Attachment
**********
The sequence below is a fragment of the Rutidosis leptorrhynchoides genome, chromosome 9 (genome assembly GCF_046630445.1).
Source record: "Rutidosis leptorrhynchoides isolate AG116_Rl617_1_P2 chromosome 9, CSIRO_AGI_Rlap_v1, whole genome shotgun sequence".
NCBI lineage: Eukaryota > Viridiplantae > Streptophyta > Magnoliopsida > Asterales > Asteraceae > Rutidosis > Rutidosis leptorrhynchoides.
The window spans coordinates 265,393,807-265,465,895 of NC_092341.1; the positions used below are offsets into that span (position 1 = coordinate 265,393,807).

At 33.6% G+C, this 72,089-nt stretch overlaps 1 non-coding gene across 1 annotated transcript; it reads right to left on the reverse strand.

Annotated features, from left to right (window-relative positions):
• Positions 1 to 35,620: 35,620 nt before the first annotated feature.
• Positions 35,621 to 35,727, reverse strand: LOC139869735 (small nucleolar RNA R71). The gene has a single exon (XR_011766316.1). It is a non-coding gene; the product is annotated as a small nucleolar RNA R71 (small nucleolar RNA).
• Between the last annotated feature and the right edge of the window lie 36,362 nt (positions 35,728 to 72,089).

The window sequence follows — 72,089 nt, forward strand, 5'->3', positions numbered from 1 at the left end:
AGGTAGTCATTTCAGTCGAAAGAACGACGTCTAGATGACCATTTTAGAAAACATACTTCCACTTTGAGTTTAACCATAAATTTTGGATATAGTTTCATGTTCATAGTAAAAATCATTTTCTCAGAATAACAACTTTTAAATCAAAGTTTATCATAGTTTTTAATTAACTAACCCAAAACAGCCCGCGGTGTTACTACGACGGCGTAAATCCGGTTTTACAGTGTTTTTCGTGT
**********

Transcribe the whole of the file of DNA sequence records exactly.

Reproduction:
The sequence below is a fragment of the Rutidosis leptorrhynchoides genome, chromosome 9 (genome assembly GCF_046630445.1).
Source record: "Rutidosis leptorrhynchoides isolate AG116_Rl617_1_P2 chromosome 9, CSIRO_AGI_Rlap_v1, whole genome shotgun sequence".
NCBI lineage: Eukaryota > Viridiplantae > Streptophyta > Magnoliopsida > Asterales > Asteraceae > Rutidosis > Rutidosis leptorrhynchoides.
The window spans coordinates 265,393,807-265,465,895 of NC_092341.1; the positions used below are offsets into that span (position 1 = coordinate 265,393,807).

At 33.6% G+C, this 72,089-nt stretch overlaps 1 non-coding gene across 1 annotated transcript; it reads right to left on the reverse strand.

Annotated features, from left to right (window-relative positions):
• Positions 1 to 35,620: 35,620 nt before the first annotated feature.
• Positions 35,621 to 35,727, reverse strand: LOC139869735 (small nucleolar RNA R71). The gene has a single exon (XR_011766316.1). It is a non-coding gene; the product is annotated as a small nucleolar RNA R71 (small nucleolar RNA).
• Between the last annotated feature and the right edge of the window lie 36,362 nt (positions 35,728 to 72,089).

The window sequence follows — 72,089 nt, forward strand, 5'->3', positions numbered from 1 at the left end:
AGGTAGTCATTTCAGTCGAAAGAACGACGTCTAGATGACCATTTTAGAAAACATACTTCCACTTTGAGTTTAACCATAAATTTTGGATATAGTTTCATGTTCATAGTAAAAATCATTTTCTCAGAATAACAACTTTTAAATCAAAGTTTATCATAGTTTTTAATTAACTAACCCAAAACAGCCCGCGGTGTTACTACGACGGCGTAAATCCGGTTTTACAGTGTTTTTCGTGT